Boston Bruins’ fans love to chant “Thank you, Kessel” every time Tyler Seguin does well. Now that the trade that sent Phil Kessel to Toronto is now complete, it certainly appears Bruins’ fans will be chanting that far more often.
Boston general manager Peter Chiarelli used the final pick acquired from the Maple Leafs to select defenseman Dougie Hamilton in the 9th spot of the 2011 NHL Entry Draft Friday night. Hamilton will join Seguin and highly-regarded center Jared Knight as the three players acquired with the picks from the Kessel trade.
The 6-foot-4, 193-pound Hamilton was rated as the fourth-best North American skater available and projected to go in the Top 5 in many mock drafts, and very few had the Niagara IceDogs blue liner falling to the Bruins at No. 9. However, the Bruins were pleasantly surprised when his name was still on the board, as they got a top-flight defensive prospect to go along with the two top-tier offensive prospects in Seguin and Knight.
“A little bit,” Chiarielli said. “We had him basically in our top five, and as we might have expected, a couple of players that we had listed below our ninth kind of slid into that group and pushed him down and I think maybe people went off track a little bit and there he was.”
Hamiton, whom Chiaralli compared to Rob Blake, was not one of the four players Chiarelli invited to Boston. He said they knew how good Hamilton was and did not need to bring him in for an interview. He said Hamilton was a tremendous skater with good offensive instincts and a physical presence to his game.
For his part, Hamilton compared his style to Blake, Jay Bouwmeester, and Brent Burns, and added he still needs to continue to work hard to make the jump to the next level.
Hamilton comes from an athletic pedigree. His dad, Doug, was a member of the Canadian crew team that won bronze in the 1984 Olympic Games in Los Angeles, while his mother Lynn played for Canada’s women’s basketball team that same Olympics. His older brother, Fred, was drafted by the San Jose Sharks a year ago.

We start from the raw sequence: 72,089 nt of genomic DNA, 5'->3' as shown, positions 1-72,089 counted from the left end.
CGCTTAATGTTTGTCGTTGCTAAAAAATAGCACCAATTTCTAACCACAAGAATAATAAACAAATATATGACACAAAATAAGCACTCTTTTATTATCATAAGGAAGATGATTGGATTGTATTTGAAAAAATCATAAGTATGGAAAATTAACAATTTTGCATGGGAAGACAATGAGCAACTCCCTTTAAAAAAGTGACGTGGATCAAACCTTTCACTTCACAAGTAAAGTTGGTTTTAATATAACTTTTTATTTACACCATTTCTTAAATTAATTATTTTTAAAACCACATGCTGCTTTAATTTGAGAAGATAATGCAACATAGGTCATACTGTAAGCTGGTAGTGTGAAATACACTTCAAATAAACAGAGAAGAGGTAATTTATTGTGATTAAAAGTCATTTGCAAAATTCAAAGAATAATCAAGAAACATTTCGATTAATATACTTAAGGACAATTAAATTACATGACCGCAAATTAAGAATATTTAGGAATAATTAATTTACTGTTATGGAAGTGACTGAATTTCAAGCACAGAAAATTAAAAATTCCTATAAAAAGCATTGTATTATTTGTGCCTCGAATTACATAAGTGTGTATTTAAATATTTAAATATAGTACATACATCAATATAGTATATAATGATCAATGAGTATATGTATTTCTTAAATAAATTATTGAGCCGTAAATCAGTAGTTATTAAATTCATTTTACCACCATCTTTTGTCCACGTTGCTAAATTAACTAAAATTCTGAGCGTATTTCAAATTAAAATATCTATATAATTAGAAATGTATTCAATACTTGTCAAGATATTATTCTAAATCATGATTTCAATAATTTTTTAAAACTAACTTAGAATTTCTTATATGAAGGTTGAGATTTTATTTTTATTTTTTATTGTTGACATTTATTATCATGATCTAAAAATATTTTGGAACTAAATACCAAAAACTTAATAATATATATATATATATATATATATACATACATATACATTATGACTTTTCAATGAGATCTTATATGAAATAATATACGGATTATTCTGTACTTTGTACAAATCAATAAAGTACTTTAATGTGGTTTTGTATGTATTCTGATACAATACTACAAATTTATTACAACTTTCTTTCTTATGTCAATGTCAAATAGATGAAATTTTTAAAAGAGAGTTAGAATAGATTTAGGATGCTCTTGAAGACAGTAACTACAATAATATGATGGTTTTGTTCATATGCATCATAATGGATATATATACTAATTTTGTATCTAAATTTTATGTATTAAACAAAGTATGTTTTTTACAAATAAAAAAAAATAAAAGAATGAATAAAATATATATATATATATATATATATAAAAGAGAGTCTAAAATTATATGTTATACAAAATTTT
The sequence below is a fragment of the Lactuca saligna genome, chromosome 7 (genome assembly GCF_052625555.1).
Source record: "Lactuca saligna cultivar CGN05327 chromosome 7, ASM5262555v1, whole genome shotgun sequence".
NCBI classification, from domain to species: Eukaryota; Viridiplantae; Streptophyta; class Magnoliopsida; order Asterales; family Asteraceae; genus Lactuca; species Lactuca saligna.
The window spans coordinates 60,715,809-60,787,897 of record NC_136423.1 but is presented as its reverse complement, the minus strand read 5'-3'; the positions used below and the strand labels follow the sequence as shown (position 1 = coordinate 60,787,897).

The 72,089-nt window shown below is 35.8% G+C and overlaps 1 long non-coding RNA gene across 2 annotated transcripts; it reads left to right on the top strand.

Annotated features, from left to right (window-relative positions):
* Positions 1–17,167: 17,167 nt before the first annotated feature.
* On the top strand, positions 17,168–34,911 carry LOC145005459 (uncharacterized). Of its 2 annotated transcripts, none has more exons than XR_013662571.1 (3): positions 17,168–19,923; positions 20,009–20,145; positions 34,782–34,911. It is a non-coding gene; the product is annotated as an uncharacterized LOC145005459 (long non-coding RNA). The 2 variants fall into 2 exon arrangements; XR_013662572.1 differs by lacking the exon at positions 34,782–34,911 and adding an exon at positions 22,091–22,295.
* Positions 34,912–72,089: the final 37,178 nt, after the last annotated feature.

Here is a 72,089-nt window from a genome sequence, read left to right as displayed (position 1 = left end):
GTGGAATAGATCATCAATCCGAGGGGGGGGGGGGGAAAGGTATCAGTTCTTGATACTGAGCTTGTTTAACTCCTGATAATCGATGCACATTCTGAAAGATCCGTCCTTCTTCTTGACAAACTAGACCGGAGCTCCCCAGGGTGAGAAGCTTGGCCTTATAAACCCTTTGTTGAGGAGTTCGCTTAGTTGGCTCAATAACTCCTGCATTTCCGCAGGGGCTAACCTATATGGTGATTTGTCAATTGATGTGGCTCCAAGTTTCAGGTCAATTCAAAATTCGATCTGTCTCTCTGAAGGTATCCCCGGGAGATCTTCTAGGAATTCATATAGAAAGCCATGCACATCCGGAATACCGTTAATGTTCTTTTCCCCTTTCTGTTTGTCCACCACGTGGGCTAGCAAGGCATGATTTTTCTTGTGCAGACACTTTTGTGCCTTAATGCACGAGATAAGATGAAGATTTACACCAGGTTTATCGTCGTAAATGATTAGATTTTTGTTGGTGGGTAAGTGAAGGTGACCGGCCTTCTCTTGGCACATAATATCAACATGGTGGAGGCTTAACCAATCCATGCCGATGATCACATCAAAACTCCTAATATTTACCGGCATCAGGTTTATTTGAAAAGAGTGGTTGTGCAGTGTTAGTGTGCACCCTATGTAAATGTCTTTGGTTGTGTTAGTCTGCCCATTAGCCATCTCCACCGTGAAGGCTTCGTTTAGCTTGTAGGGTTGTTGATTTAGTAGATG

“It’s good to have good genes,” Hamilton said. “Coming from athletic parents really helped me understand the commitment level needed to be successful. They knew what it took, and they instilled that work ethic into their kids.”
Hamilton is a skilled player who posted 12-46-58 totals in 67 games with Niagara of the OHL, placing third in the league’s top defenseman voting. He also had 77 penalty minutes, an impressive plus-35 rating, and demonstrates the hands necessary to quarterback a power play. Seeing the Bruins have been looking for a guy like that for years and gave up a lot to get Tomas Kaberle at the trade deadline, Hamilton could fill a definite need for the team.
However, he may still be a year away. Chiarelli pointed out the Bruins would like him to get a bit bigger and stronger, though many draft experts and scouts feel Hamilton might be ready to play in the NHL this season. However, with the depth the Bruins currently have on defense – the B’s return their top five defenseman as well as talented young blueliners Steve Kamfer, Matt Bartkowski, and David Warsofsky – they may be able to afford to let Hamilton have some time to develop some size and polish his skills a bit more.
“I’d say he needs a little more development,” Chiarelli said. “He’s still fairly skinny. He has to be stronger, but you never know. You never know how he’ll have his summer, but my guess is that he’s at least a year away.”
Many NHL experts were thrilled with the Bruins pick, including Pierre McGuire, who said, “Boston’s tough blue line just got a whole lot more nasty! That trade with Toronto is paying serious benefits.”
For his part, Hamilton was not disappointed with dropping to the ninth spot. He was a guest of the NHL at Game 3 of the Stanley Cup finals, and witnessed the excitement and energy of the TD Garden and saw the dedication, love and knowledge Bruins’ fans have for their team and the sport. He also had the opportunity to chat with Bruins’ players, including Seguin, prior to watching the game.
“I’m really excited to be drafted by the Stanley Cup champions,” Hamilton said. “When Sean (Couturier) was drafted at eight, we looked up and saw Boston sitting at nine and started thinking about how great it would be to go to a team that just won the Staley Cup and has some great defensemen to learn from.”
Hamilton added he loved the Boston, saying, “It was a really nice city. The rink was nice, the fans were crazy, which is good to see. The atmosphere was great. I loved it there and I’m happy to be going back there.”
He also credited former NHL defenseman and Niagara assistant coach Mike Vna RYn with aiding his development. Van Ryn was a solid, two-way defenseman and has been working with Hamilton on developing the skills he will need to be a contributor at the NHL level.
Hamilton will attend the Bruins’ development camp next month and has been invited to Team Canada’s development camp in August. The camp, which will be held in Edmonton and Fort McMurray, Alberta, is the first step in determining Canada’s roster for the World Junior Championship. He is also expected to participate in the Bruins’ rookie and main training camp in the late summer/early fall.